HARTFORD, Conn. (AP) — The finance director of Connecticut House Speaker Christopher Donovan's congressional campaign has been charged by federal authorities in an alleged conspiracy to hide the source of $20,000 in campaign contributions connected to legislation that would have raised taxes on "roll-your-own" smoke shop owners.
Federal prosecutors on Thursday announced that 33-year-old Robert Braddock Jr. of Meriden was charged Wednesday with conspiring with others to accept "conduit" campaign contributions, which are donations made by one person in the name of another person. Authorities said Braddock is finance director for a congressional candidate they won't name, but Donovan's campaign records show Braddock works for him.
Donovan is the Democrats' endorsed candidate for the 5th District seat now held by Rep. Chris Murphy, who is running for the U.S. Senate. Donovan faces a primary challenge from former state Rep. Elizabeth Esty and Dan Roberti. Donovan said he and his campaign are cooperating with the investigation.
"The campaign employees allegedly involved have been terminated, and the leadership of the campaign has changed," Donovan said in a written statement.
Braddock appeared before a U.S. magistrate judge Wednesday and was released on $100,000 bail. He's charged with conspiracy to conceal campaign contributions, which carries up to five years in prison and up to $250,000 in fines.
"Mr. Braddock is not guilty. He maintains his innocence and he believes the evidence will prove his innocence," said Frank J. Riccio II, Braddock's lawyer.
Federal investigators say the illegal contributions were prompted by proposed legislation this year that would have deemed "roll-your-own" smoke shop owners as tobacco manufacturers under state law, subjecting them to a tax increase and hefty licensing fee. The bill died after failing to reach a vote in either the House or Senate.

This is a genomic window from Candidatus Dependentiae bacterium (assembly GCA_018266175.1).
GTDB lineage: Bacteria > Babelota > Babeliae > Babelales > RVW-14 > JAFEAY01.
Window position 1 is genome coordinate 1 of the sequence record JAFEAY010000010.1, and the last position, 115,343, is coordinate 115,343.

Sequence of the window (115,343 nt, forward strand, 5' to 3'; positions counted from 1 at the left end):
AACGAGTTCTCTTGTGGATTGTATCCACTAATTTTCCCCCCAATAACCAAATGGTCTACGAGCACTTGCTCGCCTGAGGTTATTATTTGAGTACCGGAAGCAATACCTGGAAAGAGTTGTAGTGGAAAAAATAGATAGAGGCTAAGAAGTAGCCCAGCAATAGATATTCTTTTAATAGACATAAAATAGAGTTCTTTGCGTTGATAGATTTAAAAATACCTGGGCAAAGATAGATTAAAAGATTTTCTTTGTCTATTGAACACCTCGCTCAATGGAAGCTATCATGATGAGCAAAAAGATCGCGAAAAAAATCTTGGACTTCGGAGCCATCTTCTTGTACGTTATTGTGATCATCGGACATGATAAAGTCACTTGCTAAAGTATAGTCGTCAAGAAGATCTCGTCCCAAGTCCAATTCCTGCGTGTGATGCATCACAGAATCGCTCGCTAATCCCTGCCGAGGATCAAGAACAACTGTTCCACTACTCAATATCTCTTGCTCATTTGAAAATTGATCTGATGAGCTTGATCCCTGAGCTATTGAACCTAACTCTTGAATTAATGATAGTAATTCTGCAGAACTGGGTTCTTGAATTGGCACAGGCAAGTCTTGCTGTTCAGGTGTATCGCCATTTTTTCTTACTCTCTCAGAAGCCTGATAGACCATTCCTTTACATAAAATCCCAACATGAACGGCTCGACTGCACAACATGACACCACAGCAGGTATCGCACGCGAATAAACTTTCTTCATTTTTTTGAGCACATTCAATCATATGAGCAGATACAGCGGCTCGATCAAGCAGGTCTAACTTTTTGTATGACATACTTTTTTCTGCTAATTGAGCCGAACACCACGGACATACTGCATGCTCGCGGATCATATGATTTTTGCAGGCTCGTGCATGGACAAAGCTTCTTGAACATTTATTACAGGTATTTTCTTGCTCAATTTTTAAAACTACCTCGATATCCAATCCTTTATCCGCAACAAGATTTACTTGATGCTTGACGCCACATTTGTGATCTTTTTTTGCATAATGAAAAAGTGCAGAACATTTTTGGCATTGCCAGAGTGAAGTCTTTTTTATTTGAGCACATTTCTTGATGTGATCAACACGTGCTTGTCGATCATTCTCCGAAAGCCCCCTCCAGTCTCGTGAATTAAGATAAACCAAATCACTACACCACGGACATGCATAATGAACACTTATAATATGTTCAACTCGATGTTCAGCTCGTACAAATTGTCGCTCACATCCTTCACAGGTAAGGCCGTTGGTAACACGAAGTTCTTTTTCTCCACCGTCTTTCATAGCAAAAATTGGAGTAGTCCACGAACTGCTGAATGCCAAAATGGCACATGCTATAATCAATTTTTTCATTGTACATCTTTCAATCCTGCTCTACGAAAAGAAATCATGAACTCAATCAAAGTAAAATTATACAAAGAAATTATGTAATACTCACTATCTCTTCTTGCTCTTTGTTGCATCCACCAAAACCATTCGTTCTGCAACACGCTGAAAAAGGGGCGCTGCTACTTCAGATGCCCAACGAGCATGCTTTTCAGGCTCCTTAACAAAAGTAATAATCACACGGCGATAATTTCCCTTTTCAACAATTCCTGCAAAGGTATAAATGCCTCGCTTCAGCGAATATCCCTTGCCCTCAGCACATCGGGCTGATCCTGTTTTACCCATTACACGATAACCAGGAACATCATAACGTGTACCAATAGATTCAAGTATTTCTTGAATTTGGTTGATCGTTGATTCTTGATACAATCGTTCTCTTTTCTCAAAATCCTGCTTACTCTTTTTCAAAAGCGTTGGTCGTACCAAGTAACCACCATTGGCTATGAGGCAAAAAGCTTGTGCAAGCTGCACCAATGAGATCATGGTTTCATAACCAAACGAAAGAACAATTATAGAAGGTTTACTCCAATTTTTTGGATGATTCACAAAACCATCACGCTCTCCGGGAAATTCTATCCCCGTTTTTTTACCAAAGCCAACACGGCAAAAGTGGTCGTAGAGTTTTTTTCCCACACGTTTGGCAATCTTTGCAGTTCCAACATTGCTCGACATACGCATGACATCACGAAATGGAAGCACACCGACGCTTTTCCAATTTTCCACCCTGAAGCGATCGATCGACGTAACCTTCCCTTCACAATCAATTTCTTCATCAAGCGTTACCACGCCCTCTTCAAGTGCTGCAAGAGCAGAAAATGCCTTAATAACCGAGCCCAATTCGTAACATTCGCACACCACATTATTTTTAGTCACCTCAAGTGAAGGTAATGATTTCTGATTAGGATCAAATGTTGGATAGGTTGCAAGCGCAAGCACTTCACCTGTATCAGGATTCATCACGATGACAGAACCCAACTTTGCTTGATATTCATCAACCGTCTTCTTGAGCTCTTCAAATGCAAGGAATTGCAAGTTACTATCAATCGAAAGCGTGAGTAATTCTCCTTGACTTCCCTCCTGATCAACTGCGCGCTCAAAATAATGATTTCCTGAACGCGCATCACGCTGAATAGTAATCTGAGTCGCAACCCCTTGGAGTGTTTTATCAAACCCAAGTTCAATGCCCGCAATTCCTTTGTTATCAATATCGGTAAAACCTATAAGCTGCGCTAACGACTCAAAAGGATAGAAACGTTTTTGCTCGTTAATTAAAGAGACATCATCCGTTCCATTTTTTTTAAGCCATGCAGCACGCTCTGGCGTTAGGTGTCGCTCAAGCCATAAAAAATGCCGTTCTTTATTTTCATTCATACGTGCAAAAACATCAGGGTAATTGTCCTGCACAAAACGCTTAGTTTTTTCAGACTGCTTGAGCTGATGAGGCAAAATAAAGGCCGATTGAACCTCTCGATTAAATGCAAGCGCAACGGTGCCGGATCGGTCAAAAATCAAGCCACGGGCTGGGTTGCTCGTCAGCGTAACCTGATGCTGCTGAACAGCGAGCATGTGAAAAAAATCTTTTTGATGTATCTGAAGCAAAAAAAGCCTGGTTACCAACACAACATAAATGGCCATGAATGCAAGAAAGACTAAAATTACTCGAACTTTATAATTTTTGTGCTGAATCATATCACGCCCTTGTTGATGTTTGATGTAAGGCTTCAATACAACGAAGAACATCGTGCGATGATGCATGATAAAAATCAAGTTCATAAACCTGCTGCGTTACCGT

After the bill cleared the Finance, Revenue and Bonding Committee in April, federal authorities said the potential enactment of the proposal prompted Braddock and other unnamed co-conspirators to arrange a $10,000 payment to Donovan's campaign in the form of four $2,500 checks in the names of conduit contributors.
After the legislation session ended on May 9 without the bill passing, authorities say the conspirators arranged another $10,000 payment that included three checks from conduit contributors to Donovan's campaign and a fourth check from a conduit contributor to a political party.
The next day, authorities said, a co-conspirator told Braddock that one of the checks was provided by a roll-your-own shop owner and Braddock arranged for that check not to be deposited into the campaign account. The co-conspirator later provided another campaign aide a replacement check for $2,500 in the name of a different conduit contributor not affiliated with any roll-your-own shops, officials said.
Prosecutors say the investigation included numerous recorded conversations and several undercover FBI agents.
Gov. Dannel P. Malloy called the allegations "despicable," saying in a statement that while he is encouraged that Donovan is cooperating, he should also provide a full explanation of what he knows.
"Allegations like this not only damage a campaign or a candidate, they also undermine (citizens') belief in their government's ability to carry out its responsibilities," Malloy said.
The investigation is ongoing, Connecticut U.S. Attorney David B. Fein said.
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